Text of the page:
The ability to access and disseminate information through digital communication networks (eg internet, mobile phones) is changing societal activities including national politics and accountability. Using digital communication, lay-controlled networks with particular health interests are becoming powerful, political lobby groups. We sought to describe these networks, the impact they have and how this varies. Scoping searches of published literature established the extent to which they are documented and sought evidence of their prevalence and characteristics. We then undertook case studies of between three and five networks, explored their structure, function, participants, impact, how they came into being and sustain themselves, and what changed as they matured. Case studies drew on literature, online material and key-informant interviews. This exploratory study built on the research team's theoretical work and was complemented by secured funding for research team visits. Lay-controlled networked communication is likely to increase as the public seek to use it to improve their situation. Those responsible for healthcare provision will need to understand the potential impact and how to respond to enhance benefit and limit harm, whilst respecting individual autonomy. Impact may be greater in countries where accountability of health providers and associated governance is weak.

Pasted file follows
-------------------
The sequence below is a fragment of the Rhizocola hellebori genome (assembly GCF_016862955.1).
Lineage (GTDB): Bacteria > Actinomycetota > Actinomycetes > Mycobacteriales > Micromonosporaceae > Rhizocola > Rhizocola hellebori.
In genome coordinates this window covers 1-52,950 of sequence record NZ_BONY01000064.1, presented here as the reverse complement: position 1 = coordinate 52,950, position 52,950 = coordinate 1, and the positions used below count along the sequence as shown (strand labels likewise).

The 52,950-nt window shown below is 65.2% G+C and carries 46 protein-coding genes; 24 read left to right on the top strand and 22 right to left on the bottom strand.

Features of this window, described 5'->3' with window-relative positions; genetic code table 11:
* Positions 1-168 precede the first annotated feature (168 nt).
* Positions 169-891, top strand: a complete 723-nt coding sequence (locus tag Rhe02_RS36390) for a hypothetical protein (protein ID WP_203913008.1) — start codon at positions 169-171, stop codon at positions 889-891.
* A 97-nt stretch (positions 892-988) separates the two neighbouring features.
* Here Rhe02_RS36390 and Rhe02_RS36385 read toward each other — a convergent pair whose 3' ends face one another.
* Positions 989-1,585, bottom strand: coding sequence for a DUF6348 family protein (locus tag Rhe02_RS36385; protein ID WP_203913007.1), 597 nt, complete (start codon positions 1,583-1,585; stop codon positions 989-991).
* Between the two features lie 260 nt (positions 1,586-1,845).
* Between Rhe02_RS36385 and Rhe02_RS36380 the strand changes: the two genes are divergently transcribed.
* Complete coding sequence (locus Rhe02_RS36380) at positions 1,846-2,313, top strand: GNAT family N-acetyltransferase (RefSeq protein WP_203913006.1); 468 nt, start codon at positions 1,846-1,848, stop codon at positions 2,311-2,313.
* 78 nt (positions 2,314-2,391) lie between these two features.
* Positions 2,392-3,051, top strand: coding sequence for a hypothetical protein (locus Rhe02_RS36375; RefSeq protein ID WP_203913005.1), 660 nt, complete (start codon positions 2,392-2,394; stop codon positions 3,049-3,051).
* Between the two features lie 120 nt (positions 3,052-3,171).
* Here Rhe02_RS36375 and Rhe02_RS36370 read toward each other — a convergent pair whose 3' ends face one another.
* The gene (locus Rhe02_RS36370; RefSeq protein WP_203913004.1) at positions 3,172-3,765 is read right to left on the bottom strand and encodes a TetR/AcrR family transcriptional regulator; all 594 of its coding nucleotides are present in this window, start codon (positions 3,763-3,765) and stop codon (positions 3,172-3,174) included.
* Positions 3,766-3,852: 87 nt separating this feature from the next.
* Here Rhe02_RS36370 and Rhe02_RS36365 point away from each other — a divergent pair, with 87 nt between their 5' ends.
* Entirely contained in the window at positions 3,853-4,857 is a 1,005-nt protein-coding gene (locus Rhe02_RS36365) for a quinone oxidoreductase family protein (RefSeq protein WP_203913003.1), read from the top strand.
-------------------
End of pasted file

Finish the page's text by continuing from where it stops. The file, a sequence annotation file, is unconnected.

Presentation at the Internet, Policy and Politics Conference on 'Crowdsourcing for Politics and Policy', Oxford, September 2014 -
The research team was:
University of Warwick
Prof Frances Griffiths (Principal Investigator)
Dr Xavier Gómez Olivé (University of the Witwatersrand, Johannesburg, South Africa)
Dr Jane Goudge (University of the Witwatersrand, Johannesburg, South Africa)
Prof Kavé Salamatian (Université Pierre et Marie Curie, LISTIC-Polytech, Annecy Chambéry, France)